This required Greater Manchester to plan for 73,500 more dwellings than had it used more recent 2016 projections. In order to meet these targets the combined authority has earmarked nearly 64,000 dwellings on a series of greenfield sites, predominantly within the green belt.       

The mayor claims that the government’s insistence on using these “outdated housing targets” had left him with “no choice” but to plan to build on green belt land. But housing minister Kit Malthouse denied that the government’s targets were mandatory.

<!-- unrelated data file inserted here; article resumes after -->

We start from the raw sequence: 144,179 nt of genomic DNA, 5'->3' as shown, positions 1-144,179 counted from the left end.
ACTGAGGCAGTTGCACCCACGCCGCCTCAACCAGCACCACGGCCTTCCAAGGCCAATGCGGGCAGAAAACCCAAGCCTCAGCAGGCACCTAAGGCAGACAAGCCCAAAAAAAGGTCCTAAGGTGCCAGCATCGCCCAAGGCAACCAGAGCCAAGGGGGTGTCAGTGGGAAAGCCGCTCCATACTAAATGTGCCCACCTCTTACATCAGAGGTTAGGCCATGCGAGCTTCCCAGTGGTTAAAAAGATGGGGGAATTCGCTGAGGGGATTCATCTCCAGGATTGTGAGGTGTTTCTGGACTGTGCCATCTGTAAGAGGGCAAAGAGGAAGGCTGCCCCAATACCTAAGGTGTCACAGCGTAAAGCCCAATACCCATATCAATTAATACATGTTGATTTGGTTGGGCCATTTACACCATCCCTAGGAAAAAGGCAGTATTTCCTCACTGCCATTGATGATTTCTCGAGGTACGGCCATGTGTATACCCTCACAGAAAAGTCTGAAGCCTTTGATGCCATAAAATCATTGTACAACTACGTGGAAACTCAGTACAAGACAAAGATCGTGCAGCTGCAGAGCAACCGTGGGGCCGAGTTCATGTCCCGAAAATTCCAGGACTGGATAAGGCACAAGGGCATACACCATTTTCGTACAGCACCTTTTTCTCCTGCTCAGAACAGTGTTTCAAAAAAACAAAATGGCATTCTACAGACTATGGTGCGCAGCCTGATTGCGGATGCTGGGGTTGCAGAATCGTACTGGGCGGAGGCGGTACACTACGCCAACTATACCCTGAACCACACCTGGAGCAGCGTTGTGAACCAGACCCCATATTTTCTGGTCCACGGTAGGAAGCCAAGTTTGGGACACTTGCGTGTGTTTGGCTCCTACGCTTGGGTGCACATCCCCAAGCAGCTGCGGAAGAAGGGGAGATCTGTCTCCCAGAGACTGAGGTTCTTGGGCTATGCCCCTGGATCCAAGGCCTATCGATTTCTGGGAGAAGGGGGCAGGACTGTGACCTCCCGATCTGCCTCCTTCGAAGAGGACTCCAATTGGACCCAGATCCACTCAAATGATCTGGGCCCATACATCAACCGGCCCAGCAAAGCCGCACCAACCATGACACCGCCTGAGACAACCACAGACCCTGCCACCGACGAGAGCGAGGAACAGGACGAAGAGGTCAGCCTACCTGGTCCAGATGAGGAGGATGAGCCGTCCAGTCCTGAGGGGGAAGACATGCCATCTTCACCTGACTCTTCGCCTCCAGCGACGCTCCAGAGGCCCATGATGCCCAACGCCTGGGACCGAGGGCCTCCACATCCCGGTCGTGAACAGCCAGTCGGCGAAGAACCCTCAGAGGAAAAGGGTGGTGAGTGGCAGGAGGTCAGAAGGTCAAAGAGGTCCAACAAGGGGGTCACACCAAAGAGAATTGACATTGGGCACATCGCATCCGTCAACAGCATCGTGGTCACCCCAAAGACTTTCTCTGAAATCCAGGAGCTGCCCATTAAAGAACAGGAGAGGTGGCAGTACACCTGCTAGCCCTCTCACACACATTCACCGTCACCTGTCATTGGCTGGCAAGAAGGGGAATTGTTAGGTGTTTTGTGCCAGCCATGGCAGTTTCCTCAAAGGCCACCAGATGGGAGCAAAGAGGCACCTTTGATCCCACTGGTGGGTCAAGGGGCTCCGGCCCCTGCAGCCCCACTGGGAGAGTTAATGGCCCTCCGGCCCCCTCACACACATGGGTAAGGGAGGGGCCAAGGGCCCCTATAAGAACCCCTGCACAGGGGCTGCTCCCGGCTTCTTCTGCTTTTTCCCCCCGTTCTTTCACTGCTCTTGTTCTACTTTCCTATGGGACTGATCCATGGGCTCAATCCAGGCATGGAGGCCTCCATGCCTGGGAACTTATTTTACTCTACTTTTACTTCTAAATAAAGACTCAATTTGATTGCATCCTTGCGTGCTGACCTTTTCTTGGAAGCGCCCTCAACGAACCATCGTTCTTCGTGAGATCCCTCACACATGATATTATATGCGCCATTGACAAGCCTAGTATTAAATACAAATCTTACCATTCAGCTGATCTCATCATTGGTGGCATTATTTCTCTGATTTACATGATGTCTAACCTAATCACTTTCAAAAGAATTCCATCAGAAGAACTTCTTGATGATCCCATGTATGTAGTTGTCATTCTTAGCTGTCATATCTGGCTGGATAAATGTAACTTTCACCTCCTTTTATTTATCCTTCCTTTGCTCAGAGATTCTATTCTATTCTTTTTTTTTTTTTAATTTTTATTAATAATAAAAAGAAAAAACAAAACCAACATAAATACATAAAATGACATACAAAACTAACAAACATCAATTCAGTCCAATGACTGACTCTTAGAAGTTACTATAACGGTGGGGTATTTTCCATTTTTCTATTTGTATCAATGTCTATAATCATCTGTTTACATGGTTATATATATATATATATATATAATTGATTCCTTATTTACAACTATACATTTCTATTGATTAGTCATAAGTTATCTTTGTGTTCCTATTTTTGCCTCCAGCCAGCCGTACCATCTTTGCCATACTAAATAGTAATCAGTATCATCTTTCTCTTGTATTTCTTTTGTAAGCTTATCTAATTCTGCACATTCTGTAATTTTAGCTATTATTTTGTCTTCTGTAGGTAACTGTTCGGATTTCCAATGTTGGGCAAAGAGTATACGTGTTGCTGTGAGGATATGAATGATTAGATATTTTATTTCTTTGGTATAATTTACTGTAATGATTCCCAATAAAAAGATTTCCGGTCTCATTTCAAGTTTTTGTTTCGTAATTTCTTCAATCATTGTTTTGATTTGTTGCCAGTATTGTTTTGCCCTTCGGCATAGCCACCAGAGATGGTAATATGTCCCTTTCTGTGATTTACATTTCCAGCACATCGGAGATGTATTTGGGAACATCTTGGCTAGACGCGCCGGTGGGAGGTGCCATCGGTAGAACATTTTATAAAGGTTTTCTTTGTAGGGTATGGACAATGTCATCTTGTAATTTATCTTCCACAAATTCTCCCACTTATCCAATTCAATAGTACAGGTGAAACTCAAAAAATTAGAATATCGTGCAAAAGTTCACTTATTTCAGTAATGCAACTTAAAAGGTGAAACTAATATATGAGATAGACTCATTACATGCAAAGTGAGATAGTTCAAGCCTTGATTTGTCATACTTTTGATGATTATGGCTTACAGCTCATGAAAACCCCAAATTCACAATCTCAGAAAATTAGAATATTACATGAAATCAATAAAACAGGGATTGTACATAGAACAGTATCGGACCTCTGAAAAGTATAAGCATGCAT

Mr Malthouse stated that any inspector will accept a “properly evidenced and assessed variation” from that target.                                                                                                                                 

“If, for example, you have constraints like areas of outstanding natural beauty or green belt, or whatever it might be, and you can justify a lower number, then an inspector should accept that.”                                      

Mr Burnham claims that Mr Malthouse’s comments, which were made during last week’s parliamentary debate on the framework came as a “surprise” to him.                                                    

They do not reflect current government policy,” he said. “They give a very different impression to the one offered in private by civil servants.”